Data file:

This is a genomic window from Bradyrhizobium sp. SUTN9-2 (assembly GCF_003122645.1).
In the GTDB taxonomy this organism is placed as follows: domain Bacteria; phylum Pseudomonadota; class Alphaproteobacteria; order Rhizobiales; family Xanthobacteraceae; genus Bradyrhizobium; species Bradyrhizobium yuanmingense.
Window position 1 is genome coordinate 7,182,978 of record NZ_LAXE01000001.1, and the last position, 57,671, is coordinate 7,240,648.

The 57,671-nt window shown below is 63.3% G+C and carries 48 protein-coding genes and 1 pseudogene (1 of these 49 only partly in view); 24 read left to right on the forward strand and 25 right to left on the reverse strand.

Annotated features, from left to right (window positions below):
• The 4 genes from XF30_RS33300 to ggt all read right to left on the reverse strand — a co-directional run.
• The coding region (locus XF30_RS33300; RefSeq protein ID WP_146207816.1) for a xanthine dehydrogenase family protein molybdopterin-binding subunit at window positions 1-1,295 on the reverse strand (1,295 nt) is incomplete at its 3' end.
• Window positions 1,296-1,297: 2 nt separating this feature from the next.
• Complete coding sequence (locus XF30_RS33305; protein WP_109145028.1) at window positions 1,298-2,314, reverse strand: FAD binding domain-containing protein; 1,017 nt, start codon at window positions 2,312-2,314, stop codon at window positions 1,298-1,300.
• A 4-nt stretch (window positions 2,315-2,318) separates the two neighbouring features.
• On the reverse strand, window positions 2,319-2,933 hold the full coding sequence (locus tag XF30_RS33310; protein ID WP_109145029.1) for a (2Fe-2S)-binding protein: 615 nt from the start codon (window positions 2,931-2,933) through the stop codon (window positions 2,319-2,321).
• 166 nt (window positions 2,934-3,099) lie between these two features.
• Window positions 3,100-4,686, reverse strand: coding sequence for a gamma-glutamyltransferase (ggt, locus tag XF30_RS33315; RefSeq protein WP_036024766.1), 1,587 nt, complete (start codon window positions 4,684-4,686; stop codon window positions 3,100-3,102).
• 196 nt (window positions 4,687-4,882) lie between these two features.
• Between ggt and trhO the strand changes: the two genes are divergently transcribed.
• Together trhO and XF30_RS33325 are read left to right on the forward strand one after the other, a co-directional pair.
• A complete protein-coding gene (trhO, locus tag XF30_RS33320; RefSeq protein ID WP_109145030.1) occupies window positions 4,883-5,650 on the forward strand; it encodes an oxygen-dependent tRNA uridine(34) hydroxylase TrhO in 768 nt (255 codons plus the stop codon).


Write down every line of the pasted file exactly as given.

This is a genomic window from Bradyrhizobium sp. SUTN9-2 (assembly GCF_003122645.1).
In the GTDB taxonomy this organism is placed as follows: domain Bacteria; phylum Pseudomonadota; class Alphaproteobacteria; order Rhizobiales; family Xanthobacteraceae; genus Bradyrhizobium; species Bradyrhizobium yuanmingense.
Window position 1 is genome coordinate 7,182,978 of record NZ_LAXE01000001.1, and the last position, 57,671, is coordinate 7,240,648.

The 57,671-nt window shown below is 63.3% G+C and carries 48 protein-coding genes and 1 pseudogene (1 of these 49 only partly in view); 24 read left to right on the forward strand and 25 right to left on the reverse strand.

Annotated features, from left to right (window positions below):
• The 4 genes from XF30_RS33300 to ggt all read right to left on the reverse strand — a co-directional run.
• The coding region (locus XF30_RS33300; RefSeq protein ID WP_146207816.1) for a xanthine dehydrogenase family protein molybdopterin-binding subunit at window positions 1-1,295 on the reverse strand (1,295 nt) is incomplete at its 3' end.
• Window positions 1,296-1,297: 2 nt separating this feature from the next.
• Complete coding sequence (locus XF30_RS33305; protein WP_109145028.1) at window positions 1,298-2,314, reverse strand: FAD binding domain-containing protein; 1,017 nt, start codon at window positions 2,312-2,314, stop codon at window positions 1,298-1,300.
• A 4-nt stretch (window positions 2,315-2,318) separates the two neighbouring features.
• On the reverse strand, window positions 2,319-2,933 hold the full coding sequence (locus tag XF30_RS33310; protein ID WP_109145029.1) for a (2Fe-2S)-binding protein: 615 nt from the start codon (window positions 2,931-2,933) through the stop codon (window positions 2,319-2,321).
• 166 nt (window positions 2,934-3,099) lie between these two features.
• Window positions 3,100-4,686, reverse strand: coding sequence for a gamma-glutamyltransferase (ggt, locus tag XF30_RS33315; RefSeq protein WP_036024766.1), 1,587 nt, complete (start codon window positions 4,684-4,686; stop codon window positions 3,100-3,102).
• 196 nt (window positions 4,687-4,882) lie between these two features.
• Between ggt and trhO the strand changes: the two genes are divergently transcribed.
• Together trhO and XF30_RS33325 are read left to right on the forward strand one after the other, a co-directional pair.
• A complete protein-coding gene (trhO, locus tag XF30_RS33320; RefSeq protein ID WP_109145030.1) occupies window positions 4,883-5,650 on the forward strand; it encodes an oxygen-dependent tRNA uridine(34) hydroxylase TrhO in 768 nt (255 codons plus the stop codon).